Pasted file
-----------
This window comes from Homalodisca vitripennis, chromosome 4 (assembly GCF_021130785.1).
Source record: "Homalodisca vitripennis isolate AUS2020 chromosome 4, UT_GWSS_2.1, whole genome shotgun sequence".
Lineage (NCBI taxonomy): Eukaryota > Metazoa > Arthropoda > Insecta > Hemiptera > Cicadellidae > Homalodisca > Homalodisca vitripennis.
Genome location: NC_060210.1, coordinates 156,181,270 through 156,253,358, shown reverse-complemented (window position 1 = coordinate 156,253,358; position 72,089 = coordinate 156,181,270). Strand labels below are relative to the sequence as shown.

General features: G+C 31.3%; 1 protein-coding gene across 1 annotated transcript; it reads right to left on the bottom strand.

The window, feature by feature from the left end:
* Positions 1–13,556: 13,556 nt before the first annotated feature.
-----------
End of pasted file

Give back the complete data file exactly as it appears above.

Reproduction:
This window comes from Homalodisca vitripennis, chromosome 4 (assembly GCF_021130785.1).
Source record: "Homalodisca vitripennis isolate AUS2020 chromosome 4, UT_GWSS_2.1, whole genome shotgun sequence".
Lineage (NCBI taxonomy): Eukaryota > Metazoa > Arthropoda > Insecta > Hemiptera > Cicadellidae > Homalodisca > Homalodisca vitripennis.
Genome location: NC_060210.1, coordinates 156,181,270 through 156,253,358, shown reverse-complemented (window position 1 = coordinate 156,253,358; position 72,089 = coordinate 156,181,270). Strand labels below are relative to the sequence as shown.

General features: G+C 31.3%; 1 protein-coding gene across 1 annotated transcript; it reads right to left on the bottom strand.

The window, feature by feature from the left end:
* Positions 1–13,556: 13,556 nt before the first annotated feature.